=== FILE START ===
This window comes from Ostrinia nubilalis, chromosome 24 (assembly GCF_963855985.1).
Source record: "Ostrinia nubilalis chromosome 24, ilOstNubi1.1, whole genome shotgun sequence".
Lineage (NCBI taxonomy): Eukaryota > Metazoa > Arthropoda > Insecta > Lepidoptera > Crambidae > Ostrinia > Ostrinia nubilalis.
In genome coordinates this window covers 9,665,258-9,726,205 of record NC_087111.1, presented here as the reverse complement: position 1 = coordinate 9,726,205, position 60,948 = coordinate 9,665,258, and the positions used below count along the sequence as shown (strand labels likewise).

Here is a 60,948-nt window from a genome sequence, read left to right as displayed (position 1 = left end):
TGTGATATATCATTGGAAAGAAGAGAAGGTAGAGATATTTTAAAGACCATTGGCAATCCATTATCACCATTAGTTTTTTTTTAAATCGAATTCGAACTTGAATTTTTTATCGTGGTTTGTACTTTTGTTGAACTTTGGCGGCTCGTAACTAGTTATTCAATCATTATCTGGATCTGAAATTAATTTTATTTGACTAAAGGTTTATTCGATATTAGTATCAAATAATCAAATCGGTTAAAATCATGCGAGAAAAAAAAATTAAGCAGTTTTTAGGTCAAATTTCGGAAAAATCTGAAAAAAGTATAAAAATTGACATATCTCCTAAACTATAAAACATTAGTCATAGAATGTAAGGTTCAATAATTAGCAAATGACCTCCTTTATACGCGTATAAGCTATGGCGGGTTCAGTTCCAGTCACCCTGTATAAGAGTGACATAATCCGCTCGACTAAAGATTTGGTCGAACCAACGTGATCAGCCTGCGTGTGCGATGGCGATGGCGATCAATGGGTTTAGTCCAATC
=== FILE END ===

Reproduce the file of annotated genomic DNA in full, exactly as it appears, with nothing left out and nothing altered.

This window comes from Ostrinia nubilalis, chromosome 24 (assembly GCF_963855985.1).
Source record: "Ostrinia nubilalis chromosome 24, ilOstNubi1.1, whole genome shotgun sequence".
Lineage (NCBI taxonomy): Eukaryota > Metazoa > Arthropoda > Insecta > Lepidoptera > Crambidae > Ostrinia > Ostrinia nubilalis.
In genome coordinates this window covers 9,665,258-9,726,205 of record NC_087111.1, presented here as the reverse complement: position 1 = coordinate 9,726,205, position 60,948 = coordinate 9,665,258, and the positions used below count along the sequence as shown (strand labels likewise).

Here is a 60,948-nt window from a genome sequence, read left to right as displayed (position 1 = left end):
TGTGATATATCATTGGAAAGAAGAGAAGGTAGAGATATTTTAAAGACCATTGGCAATCCATTATCACCATTAGTTTTTTTTTAAATCGAATTCGAACTTGAATTTTTTATCGTGGTTTGTACTTTTGTTGAACTTTGGCGGCTCGTAACTAGTTATTCAATCATTATCTGGATCTGAAATTAATTTTATTTGACTAAAGGTTTATTCGATATTAGTATCAAATAATCAAATCGGTTAAAATCATGCGAGAAAAAAAAATTAAGCAGTTTTTAGGTCAAATTTCGGAAAAATCTGAAAAAAGTATAAAAATTGACATATCTCCTAAACTATAAAACATTAGTCATAGAATGTAAGGTTCAATAATTAGCAAATGACCTCCTTTATACGCGTATAAGCTATGGCGGGTTCAGTTCCAGTCACCCTGTATAAGAGTGACATAATCCGCTCGACTAAAGATTTGGTCGAACCAACGTGATCAGCCTGCGTGTGCGATGGCGATGGCGATCAATGGGTTTAGTCCAATC